5G to revolutionise the healthcare sector

May 17, 2022 | 17:00
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The rise of 5G represents a new generation of mobile technology that has the potential to accelerate the digital transformation of enterprises through a host of new services, technologies, and ecosystems. One of the industries with the biggest potential for transformation is the healthcare sector. The dedicated network slices with guaranteed throughput, ultra-high speeds, and almost zero latency promise to enable live, real-time health monitoring, telemedicine, and remote surgery, among other revolutionary services.
5G to revolutionise the healthcare sector
Denis Brunetti-President in Vietnam and Myanmar Ericsson

For instance, by partnering with the service provider and a healthcare provider in the Internet of Things, a hospital that provides 5G-connected devices to patients can get a dedicated network slice and edge storage, as well as the processing and AI capabilities, to analyse patients’ vital signs as quickly as possible.

As new devices and applications place ever-increasing data demands on existing infrastructures, healthcare organisations are looking to edge architecture to bring computing power to the hospital while centralising data. In hospitals across the world, data exists in silos.

Patients can go undiagnosed with different diseases because the results of an MRI scan or echocardiogram are difficult to share. To transform healthcare, we need robust connectivity. The building blocks for this digital infrastructure are high-performance connectivity and cloud software that enables easy sharing of data between experts.

In order to explore the benefits of a private 5G network for hospitals, Ericsson recently partnered with BevelCloud, an edge-cloud service which provides secure and scalable storage, data, network, and application services. The companies joined together to trial a private edge network for Lucile Packard Children’s Hospital in California.

Ericsson and BevelCloud tested a private edge network for the hospital to enable faster and more reliable data transfer for enhanced patient care. At Lucile Packard, private cellular radio equipment positioned outside the hospital allowed 5G coverage from the outside-in, ensuring fast and reliable data delivery no matter where a doctor or technician may be at the hospital.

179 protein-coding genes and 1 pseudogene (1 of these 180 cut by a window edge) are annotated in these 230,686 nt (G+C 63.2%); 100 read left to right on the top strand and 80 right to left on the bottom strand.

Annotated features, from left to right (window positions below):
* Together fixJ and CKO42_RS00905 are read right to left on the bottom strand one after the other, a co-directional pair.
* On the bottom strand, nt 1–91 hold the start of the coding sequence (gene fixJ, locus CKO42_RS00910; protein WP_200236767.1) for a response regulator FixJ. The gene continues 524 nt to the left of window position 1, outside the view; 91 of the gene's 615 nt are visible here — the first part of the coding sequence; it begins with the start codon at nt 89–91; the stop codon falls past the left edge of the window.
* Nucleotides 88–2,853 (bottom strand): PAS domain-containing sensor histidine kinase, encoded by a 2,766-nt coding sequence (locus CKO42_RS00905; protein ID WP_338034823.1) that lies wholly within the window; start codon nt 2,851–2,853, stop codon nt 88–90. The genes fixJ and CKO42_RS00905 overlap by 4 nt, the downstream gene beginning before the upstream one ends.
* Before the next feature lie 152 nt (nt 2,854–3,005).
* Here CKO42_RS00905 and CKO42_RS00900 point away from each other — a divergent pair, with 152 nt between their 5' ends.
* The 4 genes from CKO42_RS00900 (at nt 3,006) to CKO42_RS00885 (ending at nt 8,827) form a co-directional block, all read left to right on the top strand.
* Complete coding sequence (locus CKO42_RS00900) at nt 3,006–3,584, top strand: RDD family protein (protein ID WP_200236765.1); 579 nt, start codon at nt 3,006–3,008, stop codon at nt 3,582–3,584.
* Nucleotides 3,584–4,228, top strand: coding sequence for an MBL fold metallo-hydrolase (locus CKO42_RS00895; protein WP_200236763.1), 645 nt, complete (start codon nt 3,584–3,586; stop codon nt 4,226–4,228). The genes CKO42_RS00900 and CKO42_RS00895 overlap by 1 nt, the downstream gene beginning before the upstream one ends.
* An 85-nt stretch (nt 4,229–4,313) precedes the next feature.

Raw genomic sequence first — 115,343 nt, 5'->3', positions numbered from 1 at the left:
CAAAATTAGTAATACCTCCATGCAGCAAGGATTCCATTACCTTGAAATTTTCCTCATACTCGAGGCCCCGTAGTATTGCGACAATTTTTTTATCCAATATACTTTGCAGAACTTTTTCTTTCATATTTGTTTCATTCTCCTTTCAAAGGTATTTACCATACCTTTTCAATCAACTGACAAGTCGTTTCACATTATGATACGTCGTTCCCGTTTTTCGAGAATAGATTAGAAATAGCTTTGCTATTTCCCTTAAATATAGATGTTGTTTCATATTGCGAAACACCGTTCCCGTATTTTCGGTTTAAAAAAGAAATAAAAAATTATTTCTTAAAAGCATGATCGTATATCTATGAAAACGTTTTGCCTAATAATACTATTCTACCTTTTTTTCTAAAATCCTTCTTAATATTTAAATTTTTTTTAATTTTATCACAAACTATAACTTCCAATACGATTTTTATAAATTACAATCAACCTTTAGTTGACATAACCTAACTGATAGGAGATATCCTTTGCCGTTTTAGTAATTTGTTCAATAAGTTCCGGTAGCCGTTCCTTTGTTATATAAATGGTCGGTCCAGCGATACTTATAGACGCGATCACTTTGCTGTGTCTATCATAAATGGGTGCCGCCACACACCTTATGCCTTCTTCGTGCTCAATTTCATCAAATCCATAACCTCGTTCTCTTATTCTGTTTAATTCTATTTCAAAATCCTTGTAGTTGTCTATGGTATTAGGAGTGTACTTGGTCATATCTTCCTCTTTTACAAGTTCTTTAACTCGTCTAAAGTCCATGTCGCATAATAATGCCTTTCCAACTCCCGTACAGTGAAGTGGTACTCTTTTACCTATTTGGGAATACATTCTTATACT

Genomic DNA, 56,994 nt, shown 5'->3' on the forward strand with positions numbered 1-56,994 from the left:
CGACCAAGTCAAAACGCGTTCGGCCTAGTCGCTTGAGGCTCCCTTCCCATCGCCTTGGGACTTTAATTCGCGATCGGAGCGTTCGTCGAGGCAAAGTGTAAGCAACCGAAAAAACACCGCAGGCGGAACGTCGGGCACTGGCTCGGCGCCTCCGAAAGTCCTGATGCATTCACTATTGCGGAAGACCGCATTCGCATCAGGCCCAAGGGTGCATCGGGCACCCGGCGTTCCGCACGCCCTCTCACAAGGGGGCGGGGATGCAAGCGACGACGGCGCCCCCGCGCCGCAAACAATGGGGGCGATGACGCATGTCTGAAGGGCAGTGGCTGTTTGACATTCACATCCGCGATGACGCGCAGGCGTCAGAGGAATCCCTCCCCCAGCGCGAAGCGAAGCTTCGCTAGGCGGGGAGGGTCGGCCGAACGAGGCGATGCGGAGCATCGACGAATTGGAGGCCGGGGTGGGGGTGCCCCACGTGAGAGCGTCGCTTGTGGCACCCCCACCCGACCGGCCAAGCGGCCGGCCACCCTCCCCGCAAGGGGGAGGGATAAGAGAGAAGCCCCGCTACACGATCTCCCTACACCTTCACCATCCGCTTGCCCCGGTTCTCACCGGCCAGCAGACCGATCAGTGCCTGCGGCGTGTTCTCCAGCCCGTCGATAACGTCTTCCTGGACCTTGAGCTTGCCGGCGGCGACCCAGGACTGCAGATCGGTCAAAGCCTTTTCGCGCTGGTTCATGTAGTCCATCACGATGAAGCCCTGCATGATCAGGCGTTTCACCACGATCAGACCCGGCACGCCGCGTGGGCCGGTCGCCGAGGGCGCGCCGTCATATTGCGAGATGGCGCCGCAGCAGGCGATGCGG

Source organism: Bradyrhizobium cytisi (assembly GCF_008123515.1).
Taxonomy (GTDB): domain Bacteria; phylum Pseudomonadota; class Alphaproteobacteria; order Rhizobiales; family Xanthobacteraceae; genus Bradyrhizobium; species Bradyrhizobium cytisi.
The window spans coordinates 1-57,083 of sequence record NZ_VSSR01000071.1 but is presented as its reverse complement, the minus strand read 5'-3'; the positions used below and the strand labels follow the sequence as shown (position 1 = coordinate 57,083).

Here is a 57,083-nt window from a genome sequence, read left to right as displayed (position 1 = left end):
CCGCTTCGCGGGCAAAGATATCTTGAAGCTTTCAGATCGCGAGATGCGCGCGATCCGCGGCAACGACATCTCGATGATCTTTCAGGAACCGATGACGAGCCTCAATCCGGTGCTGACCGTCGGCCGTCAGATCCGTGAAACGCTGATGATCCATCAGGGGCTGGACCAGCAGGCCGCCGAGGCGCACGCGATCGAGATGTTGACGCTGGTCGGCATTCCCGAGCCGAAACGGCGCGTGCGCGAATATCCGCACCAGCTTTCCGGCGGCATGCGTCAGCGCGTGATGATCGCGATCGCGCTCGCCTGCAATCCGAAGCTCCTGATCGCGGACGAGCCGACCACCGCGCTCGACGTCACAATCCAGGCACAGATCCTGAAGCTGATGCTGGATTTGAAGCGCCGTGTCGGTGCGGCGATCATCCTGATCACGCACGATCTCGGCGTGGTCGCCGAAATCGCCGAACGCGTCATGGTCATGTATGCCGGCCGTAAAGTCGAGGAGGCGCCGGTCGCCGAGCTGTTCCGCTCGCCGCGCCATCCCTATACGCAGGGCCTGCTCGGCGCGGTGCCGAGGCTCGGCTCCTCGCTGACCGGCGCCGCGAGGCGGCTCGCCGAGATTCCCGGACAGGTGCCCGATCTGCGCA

Ericsson conducted a proof of concept test using a platform that allowed for testing of optimal locations for the radio equipment before mounting it on existing light poles. The poles can be fed fibre and power for future installations.

We took a big step in our collective vision to build a digital infrastructure that could transform children’s healthcare locally, nationally, and globally. It’s clear that from a small number of locations around the perimeter of the children’s hospital that complete coverage of patient rooms and hallways can be effectively provided with a private 5G broadband network, delivering multi-megabit performance.

This type of connectivity between hospital equipment and edge servers will serve as an effective infrastructure for applications which range from simple collaboration to advanced AI. For hospitals that do not have adequate Wi-Fi, an overlay private 5G solution could prove to be a viable alternative.

Another example comes from the United Kingdom. Here, a 5G-connected ambulance provides an innovative way to connect patients, workers, and remote medical experts in real-time thanks to a collaboration between Ericsson, the University Hospital Birmingham NHS Foundation Trust, and King’s College London.

Through a live 5G network in Birmingham and managed by BT, healthcare workers have performed the country’s first remote diagnostic procedure over 5G. The demonstration showcases how 5G tech can enable clinicians and paramedics to collaborate haptically, even when they are miles apart.

The diagnosis was made possible by 5G’s ultra-fast speed and ultra-low latency. This made it possible for there to be a delay of mere milliseconds between what was happening in the ambulance and what the clinician could see from miles away, as the data was transmitted in real-time.

This revolutionary use of 5G has the potential to transform how future healthcare is delivered, enabling crucial efficiencies and reducing the need for some patients even to visit hospitals.

Real-time connectivity could potentially be critical to healthcare capabilities, helping first responders to act quickly in an emergency and opening up new possibilities for remote diagnosis and preventative healthcare.

Technology and 5G connectivity, when paired with human expertise, have the power to improve public services, relieve resource restraints, and even save lives. Use cases like remote treatment in emergencies, precision medicine, rehabilitation robotics and many more will also evolve over time.

By Denis Brunetti

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